He’s the man of our memes. D.K. Metcalf has exploded onto the scene this spring, and it all started with one post-workout picture. The most recent boost in his stock came from a staggering 4.33 to go along with his 6’3″, 228-lb frame. He’s considered one of the hottest offensive commodities in the draft and could potentially hear his name called quite early.
Noah Fant (Iowa): 4.50
We’ve been hearing throughout the whole draft process of how deep the TE group is in this year’s draft class, and Noah Fant has been toward the top since the beginning. Fant’s athleticism has been his calling card as he continues to elicit comps to Evan Engram and other receiving TEs. With a 40 time in between that of Engram and Jimmy Graham, it’s easy to see why he’s projected as a first-round TE.
Erik McCoy (Texas A&M): 4.89
For Erik McCoy, versatility has been an important part of his draft profile. The offensive lineman is expected to remain at either C or G at the next level, but the ability to move around on the line combined with his athleticism is sure to intrigue a few teams. Currently, he’s continuing to creep up into the second round and could climb higher if testing and interviews go his way.
Montez Sweat (EDGE – Mississippi State): 4.41
The Mississippi State edge rusher set a combine record for defensive linemen that goes back to 2003. Projected as a first-round pick, Montez Sweat’s draft stock was already fairly high. However, now Sweat could see himself drafted as one of the top-three edge rushers off the board. His athletic profile has defensive coordinators licking their chops and offensive coordinators losing sleep.
Devin White (LB – LSU): 4.42
This spot is unique for Devin White, as he was the only consensus number one at his position to also finish with the best 40 time of his position group. White checked all the boxes before going into the combine, and he should be a first-round lock after maintaining momentum at the showcase.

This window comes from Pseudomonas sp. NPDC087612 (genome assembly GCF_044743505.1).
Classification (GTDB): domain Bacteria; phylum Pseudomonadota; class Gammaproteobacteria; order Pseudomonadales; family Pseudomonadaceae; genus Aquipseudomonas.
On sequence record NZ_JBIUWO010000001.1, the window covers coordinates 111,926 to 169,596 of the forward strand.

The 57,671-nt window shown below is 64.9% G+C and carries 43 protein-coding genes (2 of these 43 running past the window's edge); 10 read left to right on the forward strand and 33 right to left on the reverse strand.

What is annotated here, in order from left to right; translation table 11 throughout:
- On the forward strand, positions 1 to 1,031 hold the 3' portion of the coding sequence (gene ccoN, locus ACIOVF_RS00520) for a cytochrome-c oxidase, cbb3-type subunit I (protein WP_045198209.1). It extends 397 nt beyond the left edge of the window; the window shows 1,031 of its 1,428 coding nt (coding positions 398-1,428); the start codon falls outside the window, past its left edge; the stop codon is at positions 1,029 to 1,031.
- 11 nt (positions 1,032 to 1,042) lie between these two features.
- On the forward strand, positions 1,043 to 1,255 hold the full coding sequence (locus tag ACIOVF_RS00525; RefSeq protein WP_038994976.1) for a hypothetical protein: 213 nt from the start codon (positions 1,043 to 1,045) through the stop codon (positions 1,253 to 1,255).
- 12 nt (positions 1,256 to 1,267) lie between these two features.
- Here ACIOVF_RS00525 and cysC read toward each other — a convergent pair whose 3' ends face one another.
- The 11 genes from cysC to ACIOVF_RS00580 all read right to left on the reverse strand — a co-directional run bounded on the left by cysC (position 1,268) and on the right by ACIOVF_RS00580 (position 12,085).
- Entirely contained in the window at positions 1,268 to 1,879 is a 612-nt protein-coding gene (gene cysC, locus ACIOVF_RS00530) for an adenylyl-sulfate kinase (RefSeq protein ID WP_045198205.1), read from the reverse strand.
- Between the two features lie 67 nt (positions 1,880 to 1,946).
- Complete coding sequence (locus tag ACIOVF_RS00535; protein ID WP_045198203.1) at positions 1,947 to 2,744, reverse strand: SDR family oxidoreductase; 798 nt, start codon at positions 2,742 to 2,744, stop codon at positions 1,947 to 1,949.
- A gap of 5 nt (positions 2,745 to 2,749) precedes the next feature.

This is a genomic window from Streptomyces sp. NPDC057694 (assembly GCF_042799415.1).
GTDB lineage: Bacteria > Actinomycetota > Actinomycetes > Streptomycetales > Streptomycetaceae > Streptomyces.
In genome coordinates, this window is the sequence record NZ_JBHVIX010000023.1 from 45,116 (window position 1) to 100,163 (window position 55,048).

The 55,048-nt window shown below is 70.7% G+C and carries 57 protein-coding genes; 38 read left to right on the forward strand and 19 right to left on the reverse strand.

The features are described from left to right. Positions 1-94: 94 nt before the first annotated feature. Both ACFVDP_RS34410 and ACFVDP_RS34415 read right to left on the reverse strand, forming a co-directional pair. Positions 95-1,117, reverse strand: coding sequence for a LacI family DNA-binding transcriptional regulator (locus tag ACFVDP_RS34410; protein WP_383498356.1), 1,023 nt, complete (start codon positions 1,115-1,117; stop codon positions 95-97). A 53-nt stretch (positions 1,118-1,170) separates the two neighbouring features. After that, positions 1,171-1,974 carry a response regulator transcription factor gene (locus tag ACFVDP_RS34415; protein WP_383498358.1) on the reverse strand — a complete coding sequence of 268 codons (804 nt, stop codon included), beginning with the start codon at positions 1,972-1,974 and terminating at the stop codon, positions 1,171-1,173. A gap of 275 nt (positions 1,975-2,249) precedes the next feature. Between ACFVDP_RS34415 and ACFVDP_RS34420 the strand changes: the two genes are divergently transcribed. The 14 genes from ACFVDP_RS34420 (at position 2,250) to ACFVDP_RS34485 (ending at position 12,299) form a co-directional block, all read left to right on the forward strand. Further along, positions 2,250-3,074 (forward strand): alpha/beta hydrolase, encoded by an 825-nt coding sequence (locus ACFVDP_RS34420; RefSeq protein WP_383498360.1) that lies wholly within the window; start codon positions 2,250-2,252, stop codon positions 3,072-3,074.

Jamel Dean (CB – Auburn): 4.30
SEC speed continues to dominate as Jamel Dean put up a blistering 4.30 time. Dean was at one time an injury-plagued CB at Ohio State, but he moved on and regained the athleticism to put himself in contention for a good draft slot this April. Only one other player bested his time in the entire combine.
Zedrick Woods (S – Ole Miss): 4.29
Zedrick Woods clocked the combine’s fastest time at 4.29. His tenure at Ole Miss didn’t do much to establish a strong resume for the NFL, but with the claim of fastest player in the draft, Woods will likely find a suitor in a middle or late round this April.
Looking forward to rookie drafts and analyzing players, it’s important not to place too high of an importance on any one drill at the NFL Combine. However, with the limited quantifiable information available, conclusions have to be drawn from somewhere. Over the next few weeks, as workouts are completed at pro days (and added to the pool of data we have to pull from), make sure to analyze the data again and combine it with composite rankings of athletic profiles as they’re completed. Keep in mind the importance of landing spot, as it will play a dramatic role in each player’s 2019 relevance.